Appearances can be deceptive. Anyone tuning into Britain’s Got Talent for the first time might think that Amanda Holden is a highly respected multi award winning actress whereas the reality is that the when the list of the most reviled women in British history was published she didn’t move up a place even when Myra Hindley died. Neil Maskell as the title character Bull initially looks like the most benign of middle aged, an unfussy beard, an end of day haircut and clothed from the sale rack of George at Asda but within ten minutes it is clear he is the most casually brutal of men doling out the horrifically violent acts without hesitation on the orders of his boss and father in law Norm (David Hayman). But Bull is now a man on a mission. He’s on a roaring rampage of revenge.
His father in law Norm (David Hayman) is part ruthless enforcer, part doting grandfather to grandson Aiden and similarly beneath his man of violence psyche Bull was a doting father to Aiden too and yet now having separated from his wife Gemma he rarely gets to see him and desperately wants custody of him. Hardly surprising when Gemma is hooked on class A. His situation is not unlike many fathers deprived of seeing their child but Bull swerves the expense of money grabbing family lawyers and goes after Norm and his former thuggish cohorts who have been part of Norm’s enforcement of the separation.
Written and directed by Paul Andrew Williams the plot structure flits back and fore in time with a burning caravan featuring heavily and it takes a moment to adjust to but soon becomes clear that this might be the key to all of this and yet by the end this doesn’t play out as might be expected. It’s one of the films many strengths but perhaps best of all is the Maskell & Hayman hard man double act. Normally there’s little to convince audiences with these type of roles which are usually reduced to seething shouty swear fests. There’s none of that here. Both actors are extraordinary in the roles and utterly convince in what are the most chillingly terrifying screen villains seen in British film for years. It’s matched by the onscreen violence which is shocking, graphic and brutal with Bull having instructing one character, ‘…..I’m coming for all of them!’ and he’s not kidding. Consumed with vengeance and an unrepentant attitude to the most appalling violence no one is safe as he works his way up to Norm.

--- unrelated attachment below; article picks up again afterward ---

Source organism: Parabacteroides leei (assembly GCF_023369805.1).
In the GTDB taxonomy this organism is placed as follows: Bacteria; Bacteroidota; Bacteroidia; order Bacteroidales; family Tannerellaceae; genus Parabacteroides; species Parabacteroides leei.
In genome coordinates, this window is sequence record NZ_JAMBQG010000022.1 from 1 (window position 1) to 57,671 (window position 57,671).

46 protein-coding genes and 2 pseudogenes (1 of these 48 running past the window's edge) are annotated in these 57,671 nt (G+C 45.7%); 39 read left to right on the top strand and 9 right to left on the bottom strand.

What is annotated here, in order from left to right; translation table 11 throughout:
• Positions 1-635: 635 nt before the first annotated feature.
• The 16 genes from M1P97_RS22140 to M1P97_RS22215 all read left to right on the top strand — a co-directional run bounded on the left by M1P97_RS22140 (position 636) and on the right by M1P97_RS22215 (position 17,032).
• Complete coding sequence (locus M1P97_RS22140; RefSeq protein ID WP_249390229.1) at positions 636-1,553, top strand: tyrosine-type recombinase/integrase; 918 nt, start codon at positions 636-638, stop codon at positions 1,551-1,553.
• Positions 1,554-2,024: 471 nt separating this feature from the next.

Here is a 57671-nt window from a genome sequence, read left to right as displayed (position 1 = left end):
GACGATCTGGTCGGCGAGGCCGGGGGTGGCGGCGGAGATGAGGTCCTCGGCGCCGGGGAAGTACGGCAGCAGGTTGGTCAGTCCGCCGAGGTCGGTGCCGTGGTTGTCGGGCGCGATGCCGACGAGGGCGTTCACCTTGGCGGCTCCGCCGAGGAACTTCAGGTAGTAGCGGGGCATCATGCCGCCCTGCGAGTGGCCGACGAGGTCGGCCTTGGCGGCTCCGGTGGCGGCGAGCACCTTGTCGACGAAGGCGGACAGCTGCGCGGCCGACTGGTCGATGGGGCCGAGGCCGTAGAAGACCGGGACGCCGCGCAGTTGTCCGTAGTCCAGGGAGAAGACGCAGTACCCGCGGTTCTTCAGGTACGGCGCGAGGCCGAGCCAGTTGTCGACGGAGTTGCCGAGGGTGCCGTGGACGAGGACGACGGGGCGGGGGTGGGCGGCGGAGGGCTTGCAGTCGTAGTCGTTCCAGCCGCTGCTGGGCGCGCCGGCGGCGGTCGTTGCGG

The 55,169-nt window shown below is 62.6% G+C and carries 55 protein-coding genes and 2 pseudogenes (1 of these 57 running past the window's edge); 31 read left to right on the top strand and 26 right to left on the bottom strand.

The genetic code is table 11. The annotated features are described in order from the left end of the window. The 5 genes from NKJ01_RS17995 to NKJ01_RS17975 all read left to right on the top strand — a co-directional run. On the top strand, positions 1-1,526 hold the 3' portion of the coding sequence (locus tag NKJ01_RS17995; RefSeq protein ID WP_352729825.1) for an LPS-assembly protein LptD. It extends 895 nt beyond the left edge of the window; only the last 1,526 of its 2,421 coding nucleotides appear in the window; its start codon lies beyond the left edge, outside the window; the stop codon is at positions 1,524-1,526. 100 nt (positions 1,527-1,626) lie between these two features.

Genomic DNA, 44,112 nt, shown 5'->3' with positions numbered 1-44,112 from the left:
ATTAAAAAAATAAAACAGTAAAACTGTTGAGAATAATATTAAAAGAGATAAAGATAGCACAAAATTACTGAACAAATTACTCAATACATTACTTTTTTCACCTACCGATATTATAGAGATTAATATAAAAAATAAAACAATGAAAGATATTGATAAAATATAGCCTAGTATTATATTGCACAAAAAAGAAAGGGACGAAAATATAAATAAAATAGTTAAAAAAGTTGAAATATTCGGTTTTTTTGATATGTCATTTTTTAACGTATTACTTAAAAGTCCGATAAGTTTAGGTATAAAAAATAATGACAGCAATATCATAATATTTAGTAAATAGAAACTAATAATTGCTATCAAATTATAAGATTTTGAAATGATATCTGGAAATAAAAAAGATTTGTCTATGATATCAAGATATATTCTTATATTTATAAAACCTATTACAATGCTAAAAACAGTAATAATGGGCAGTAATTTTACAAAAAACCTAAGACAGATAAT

Director Paul Andrew Williams has an extensive background in television with series such as the excellent ‘Broadchurch’ plus a handful of features that included his 2006 debut ‘London to Brighton’ and its look at the grime of the underworld. Bull continues that tradition and for fans of revenge films such as Get Carter and obviously Kill Bill this is essential viewing in what is one of the best independent films of the year.
Here’s a chat we had with lead actor Neil Maskell about the making of the film…..
We were lucky enough to chat to actress Tamsin Outhwaite about the film and her role in it…
Here’s the Bull trailer…..